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Job Description

The first requirement is writing ability. People don't want to read reviews that describe a meal as “good” or “OK.” Food critics are expected to give readers expert advice on food and a sense of the entire experience of a particular restaurant. This includes a restaurant's décor (the way it looks), service, and overall vibe. Even the way food is presented on the plate when it is delivered to a table is something readers should be told. Good food critics observe as much as they can in order to make readers feel like they were seated at the table with the reviewer. If the food is great, but the waiter accidentally drops a stick of butter down a reviewer's back, the review may not be too favorable.

A large vocabulary is also a plus for food critics. “The rosemary trout was purely atrocious,” adds more spice to a review than simply writing, “I did not care for the fish.” Another necessity for aspiring food critics is a solid knowledge of food and the way it is prepared. Some critics have worked in kitchens as cooks or chefs. Culinary school is not required, but a few short courses here and there may help. Knowing how food is prepared gives food critics a better idea of how a meal should taste and provides the ability to identify good and bad aspects of certain dishes.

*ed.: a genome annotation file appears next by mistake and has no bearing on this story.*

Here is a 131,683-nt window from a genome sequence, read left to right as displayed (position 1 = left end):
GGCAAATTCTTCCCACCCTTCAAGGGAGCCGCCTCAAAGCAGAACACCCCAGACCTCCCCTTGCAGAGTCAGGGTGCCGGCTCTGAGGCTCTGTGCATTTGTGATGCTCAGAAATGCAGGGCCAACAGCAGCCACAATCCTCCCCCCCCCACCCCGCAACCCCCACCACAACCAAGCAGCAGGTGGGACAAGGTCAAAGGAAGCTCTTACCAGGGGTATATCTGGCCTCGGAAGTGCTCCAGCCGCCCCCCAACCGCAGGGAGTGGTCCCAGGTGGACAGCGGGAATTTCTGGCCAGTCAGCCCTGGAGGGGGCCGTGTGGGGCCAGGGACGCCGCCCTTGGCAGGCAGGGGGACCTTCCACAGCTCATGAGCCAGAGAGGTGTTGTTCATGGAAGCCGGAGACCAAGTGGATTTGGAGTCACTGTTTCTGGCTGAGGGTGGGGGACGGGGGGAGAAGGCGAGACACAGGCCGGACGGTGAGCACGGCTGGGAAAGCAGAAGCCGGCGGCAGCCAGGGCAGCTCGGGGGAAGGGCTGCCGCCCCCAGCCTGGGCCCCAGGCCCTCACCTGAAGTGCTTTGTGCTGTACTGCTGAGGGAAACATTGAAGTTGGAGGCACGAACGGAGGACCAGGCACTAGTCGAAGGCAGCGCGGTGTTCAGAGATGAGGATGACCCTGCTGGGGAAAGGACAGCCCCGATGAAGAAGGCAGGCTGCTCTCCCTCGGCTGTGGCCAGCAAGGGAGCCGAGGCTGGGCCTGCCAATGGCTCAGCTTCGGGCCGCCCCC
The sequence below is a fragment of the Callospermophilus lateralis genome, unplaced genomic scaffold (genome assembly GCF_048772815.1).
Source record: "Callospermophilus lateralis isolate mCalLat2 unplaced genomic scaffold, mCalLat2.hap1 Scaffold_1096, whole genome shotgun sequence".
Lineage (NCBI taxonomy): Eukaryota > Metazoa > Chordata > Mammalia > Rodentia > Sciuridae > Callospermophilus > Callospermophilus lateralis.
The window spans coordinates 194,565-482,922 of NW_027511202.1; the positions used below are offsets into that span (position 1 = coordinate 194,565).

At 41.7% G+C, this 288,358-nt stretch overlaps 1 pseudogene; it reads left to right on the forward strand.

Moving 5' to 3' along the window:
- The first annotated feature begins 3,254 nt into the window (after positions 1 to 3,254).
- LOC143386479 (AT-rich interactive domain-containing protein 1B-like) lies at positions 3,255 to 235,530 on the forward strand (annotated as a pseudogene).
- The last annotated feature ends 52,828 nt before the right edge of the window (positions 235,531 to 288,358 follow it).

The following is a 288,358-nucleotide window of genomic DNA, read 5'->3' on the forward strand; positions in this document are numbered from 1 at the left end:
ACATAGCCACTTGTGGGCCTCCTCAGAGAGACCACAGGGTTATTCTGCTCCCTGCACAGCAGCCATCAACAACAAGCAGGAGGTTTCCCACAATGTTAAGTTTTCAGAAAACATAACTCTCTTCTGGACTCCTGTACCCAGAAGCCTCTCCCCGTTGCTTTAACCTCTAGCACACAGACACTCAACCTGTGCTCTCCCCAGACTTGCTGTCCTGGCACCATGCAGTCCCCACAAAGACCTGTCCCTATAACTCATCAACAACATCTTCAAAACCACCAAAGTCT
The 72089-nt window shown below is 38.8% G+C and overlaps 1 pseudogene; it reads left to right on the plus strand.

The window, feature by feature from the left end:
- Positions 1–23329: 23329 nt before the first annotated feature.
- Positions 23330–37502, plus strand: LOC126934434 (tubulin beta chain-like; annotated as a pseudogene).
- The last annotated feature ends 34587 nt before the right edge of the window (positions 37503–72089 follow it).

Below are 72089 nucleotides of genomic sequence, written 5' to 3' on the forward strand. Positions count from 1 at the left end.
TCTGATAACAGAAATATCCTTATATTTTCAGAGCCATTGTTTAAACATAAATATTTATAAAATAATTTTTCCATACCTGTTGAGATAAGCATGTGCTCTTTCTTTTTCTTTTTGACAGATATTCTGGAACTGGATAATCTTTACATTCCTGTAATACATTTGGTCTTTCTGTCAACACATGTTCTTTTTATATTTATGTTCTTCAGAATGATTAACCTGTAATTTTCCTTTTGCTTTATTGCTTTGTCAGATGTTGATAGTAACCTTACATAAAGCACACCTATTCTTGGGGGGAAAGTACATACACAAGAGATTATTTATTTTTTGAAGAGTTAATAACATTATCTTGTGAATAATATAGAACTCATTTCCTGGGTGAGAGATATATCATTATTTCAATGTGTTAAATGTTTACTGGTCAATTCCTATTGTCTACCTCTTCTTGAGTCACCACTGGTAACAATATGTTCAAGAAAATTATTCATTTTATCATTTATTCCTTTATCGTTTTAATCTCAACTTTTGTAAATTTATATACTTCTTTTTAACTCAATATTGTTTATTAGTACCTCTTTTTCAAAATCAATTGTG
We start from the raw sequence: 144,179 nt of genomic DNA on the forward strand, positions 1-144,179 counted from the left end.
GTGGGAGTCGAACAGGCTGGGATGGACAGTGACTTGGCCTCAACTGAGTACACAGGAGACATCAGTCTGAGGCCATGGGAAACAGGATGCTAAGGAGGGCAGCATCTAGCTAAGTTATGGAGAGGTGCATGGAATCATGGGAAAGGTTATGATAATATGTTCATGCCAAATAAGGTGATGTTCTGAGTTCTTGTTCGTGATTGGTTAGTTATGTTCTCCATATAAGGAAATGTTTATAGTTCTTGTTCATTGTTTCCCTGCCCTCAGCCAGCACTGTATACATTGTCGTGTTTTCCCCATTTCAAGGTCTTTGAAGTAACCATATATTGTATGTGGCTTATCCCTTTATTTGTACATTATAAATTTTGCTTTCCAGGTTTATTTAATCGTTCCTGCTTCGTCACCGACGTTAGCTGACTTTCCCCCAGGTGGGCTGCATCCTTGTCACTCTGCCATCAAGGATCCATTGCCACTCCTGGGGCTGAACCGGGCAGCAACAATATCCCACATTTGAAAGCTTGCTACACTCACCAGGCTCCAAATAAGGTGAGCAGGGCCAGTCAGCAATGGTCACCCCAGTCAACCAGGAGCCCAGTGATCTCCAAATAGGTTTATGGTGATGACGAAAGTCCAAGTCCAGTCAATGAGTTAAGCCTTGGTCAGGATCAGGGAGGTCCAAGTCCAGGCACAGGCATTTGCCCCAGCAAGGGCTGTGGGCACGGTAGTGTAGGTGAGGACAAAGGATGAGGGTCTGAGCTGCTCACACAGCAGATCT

Scaredy-cats need not attempt this profession. If you took a solemn oath never to eat a snail as long as you live, you may be in for a short-lived career as a food critic. Good critics must be able to eat adventurously and often. Some food critics may need to make multiple trips to the same eatery if its menu is varied.

Local news shows, radio programs, newspapers, and magazines are the usual employers for food critics. Many critics review food for a number of publications or have an additional job. The average critic with steady employment reviews one or two restaurants per week, which may not provide enough money on which to live. Television jobs pay much more, but they are usually reserved for very experienced critics.

Another piece of advice: Be honest and fair. The word “critic” doesn't always have to be negative. If the food is not very good, a wise critic might make recommendations or give suggestions on how to improve a certain meal or restaurant.

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Job Descriptions and Careers, Career and Job Opportunities, Career Search, and Career Choices and ProfilesCool Careers Without CollegeFOOD CRITIC - Job Description, Education And Training, For More Information - Salary, Outlook